University of Tasmania
whole_WestphalenGrant2003_thesis.pdf (37.75 MB)

The ecology of edges in Tasmanian wet forests managed for wood production

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posted on 2023-05-27, 14:42 authored by Westphalen, Grant
The study addresses microclimate and vegetation changes in the edges of logged coupes in southern Tasmanian wet forests artd discusses general questions relating to forest edges. _ Seasonal patterns of microclimate were investigated using a Before and After, Control and Impact (or \BACI\") approach and a study of edg~s across a range of ages; less than 1 \"year25 and 15 years old. There was a loss of canopy buffering of t~mperature an~ humidity in the ~dersto~ey in warmer-seasons which extended up to 10 m distance into the undisturbed forest from the edge regardless of its age. Otherwise gradients in microclimate within controls and at th~ BACI site prior to logging were analogous to those measured at forest ?oupe edges .. Influences on the flora in the edge were thus considered likely to occur only during extreme climatic conditions (e.g. very hot dry windy days). Apart from seasonal differences height above ground was also found to have a very· important influence on the microclimate _ in the edges of forest coupes. Vegetation changes were explored through surveys of the bryophyte and epiphytic vascular plants (otherwise described as \"epiflora\") again employing a BACI design and edges of different ages. The epiflora was found to have very low survival rates on coupes and was therefore considered the most likely element of the flora to microclimate changes at least in the short term .. Changes in the epiflora in forest edges were correlated w:ith the microclimate response but also corresponded to the' mechanical disturbance at both the canopy and grolind lev~I' that resulted from the adjacent logging and firebreak construction. Epiflora composition did not alter with age of the edge but appeared to respond more to large-scale c;hanges in the composition of the associated vascular flora and· related substrates (dead logs and litter). Edge effects in southern Tasmanian wet forests in both microclimate and epiflora thus extended only a short distance into the intact forest ( < 10 m) but were maintained for a prolonged period (at least 15 years) . . There was no 'indication of increased seedling recruitment in the vascular flora-within the edge which may explain the lack of any apparent side canopy development that has been noted in other research. However as with much of the Australian flora successful recruitment for many species in southern Tasmanian wet forests requires or is enhanced by destructive wildfires. A lack of woody plant recruitment within the firebreaks constructed at the edge of coupes may also play a role. It was considered that edge effects in tree and tall shrub components of the flora were expressed mostly in terms of mechanical damage that was partly due to adjacent logging but mostly a response to prolonged exposure to increased windthrow and. may penetrate up to 50 m in from the forest edge. Outcomes from this research highlight deficiencies in other published research of forest edges. These relate to a lack of information on 1) the nature of forest systems before edge establishment (a priori measurements) 2) appropriate levels of control (background variability) and 3) age related responses (succession). There is little comparable research on changes in microclimate with season in forest edges or on the relative importance of mechanical damage to forest edges on the changes in . microclimate and flora. Future research should focus more on longer terms studies combining floristic microclimatic and disturbance information with repeated measurements over several years or even decades."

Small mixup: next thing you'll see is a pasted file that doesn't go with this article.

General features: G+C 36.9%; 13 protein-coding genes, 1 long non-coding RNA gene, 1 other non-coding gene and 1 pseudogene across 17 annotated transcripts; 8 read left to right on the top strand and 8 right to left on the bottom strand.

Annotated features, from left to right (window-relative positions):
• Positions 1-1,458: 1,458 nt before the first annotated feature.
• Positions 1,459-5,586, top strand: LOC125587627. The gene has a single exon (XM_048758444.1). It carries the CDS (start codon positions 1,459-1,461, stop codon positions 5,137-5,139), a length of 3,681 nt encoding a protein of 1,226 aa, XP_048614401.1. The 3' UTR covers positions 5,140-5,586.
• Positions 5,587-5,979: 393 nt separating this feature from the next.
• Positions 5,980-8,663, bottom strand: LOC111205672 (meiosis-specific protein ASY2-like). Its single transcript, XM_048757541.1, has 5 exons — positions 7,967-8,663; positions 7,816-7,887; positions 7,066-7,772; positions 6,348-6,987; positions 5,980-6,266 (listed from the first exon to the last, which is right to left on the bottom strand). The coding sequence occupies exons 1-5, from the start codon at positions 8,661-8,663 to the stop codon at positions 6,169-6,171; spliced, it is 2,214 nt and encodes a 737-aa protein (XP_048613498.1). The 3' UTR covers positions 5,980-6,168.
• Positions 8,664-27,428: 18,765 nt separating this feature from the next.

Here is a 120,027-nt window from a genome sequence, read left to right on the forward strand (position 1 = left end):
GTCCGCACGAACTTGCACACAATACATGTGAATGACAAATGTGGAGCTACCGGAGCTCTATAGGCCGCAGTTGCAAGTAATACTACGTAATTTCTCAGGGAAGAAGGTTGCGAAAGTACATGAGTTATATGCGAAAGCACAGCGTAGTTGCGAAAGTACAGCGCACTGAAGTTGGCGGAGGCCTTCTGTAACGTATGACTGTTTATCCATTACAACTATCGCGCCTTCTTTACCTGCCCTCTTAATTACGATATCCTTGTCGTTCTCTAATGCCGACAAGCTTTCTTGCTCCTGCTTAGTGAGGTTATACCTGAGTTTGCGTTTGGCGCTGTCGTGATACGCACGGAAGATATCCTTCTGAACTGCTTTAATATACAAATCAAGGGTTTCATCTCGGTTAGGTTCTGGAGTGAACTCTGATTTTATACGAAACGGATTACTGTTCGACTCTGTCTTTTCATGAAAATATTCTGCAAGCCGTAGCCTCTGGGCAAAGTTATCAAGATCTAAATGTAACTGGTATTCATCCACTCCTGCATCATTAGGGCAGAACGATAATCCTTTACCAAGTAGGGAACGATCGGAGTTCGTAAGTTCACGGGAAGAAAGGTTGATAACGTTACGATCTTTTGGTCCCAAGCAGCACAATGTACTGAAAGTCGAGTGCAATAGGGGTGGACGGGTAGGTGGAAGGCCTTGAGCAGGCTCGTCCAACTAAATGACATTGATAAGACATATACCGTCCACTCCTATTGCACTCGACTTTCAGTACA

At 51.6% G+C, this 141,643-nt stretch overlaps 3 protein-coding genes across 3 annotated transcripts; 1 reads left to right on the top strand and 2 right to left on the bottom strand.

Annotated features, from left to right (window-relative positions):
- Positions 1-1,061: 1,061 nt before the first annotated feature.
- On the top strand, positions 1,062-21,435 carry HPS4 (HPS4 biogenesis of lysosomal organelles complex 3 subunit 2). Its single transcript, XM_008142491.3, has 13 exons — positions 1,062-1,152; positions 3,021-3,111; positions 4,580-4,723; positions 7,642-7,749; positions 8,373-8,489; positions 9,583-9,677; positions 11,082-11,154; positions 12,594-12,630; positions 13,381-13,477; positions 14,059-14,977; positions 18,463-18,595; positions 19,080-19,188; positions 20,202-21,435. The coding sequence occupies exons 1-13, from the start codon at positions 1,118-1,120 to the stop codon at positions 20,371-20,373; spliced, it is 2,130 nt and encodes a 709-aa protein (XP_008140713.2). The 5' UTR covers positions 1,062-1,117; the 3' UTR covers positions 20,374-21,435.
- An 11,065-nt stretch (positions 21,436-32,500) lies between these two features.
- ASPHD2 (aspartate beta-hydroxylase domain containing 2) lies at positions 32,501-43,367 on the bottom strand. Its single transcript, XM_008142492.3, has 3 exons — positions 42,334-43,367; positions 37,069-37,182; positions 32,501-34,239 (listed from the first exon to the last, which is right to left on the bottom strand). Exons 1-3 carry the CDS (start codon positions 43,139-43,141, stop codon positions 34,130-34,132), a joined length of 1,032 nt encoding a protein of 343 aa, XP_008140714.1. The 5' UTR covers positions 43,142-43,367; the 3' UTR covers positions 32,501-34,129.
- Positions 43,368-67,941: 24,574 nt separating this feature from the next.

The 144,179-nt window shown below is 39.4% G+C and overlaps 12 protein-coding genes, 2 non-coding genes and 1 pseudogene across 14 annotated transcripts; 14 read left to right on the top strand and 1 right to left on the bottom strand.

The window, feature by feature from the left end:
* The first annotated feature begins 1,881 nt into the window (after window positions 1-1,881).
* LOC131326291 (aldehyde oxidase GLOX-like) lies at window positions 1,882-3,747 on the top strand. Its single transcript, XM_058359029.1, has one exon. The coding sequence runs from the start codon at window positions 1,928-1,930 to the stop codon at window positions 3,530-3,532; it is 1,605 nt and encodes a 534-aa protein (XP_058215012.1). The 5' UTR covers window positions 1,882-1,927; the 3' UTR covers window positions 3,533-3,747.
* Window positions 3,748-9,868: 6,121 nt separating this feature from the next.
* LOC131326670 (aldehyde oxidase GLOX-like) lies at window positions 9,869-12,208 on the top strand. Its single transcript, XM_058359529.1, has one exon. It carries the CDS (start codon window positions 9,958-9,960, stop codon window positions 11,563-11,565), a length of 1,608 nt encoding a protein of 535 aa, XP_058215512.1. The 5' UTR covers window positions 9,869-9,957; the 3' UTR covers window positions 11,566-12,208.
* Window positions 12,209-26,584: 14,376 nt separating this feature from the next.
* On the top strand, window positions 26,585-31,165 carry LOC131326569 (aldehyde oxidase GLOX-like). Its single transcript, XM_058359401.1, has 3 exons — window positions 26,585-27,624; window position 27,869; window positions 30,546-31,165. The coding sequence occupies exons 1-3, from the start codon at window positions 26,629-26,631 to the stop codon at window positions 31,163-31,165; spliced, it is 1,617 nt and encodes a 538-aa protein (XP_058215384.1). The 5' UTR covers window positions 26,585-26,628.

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Copyright 2003 the Author - The University is continuing to endeavour to trace the copyright owner(s) and in the meantime this item has been reproduced here in good faith. We would be pleased to hear from the copyright owner(s). Thesis (Ph.D.)--University of Tasmania, 2003. Includes bibliographical references

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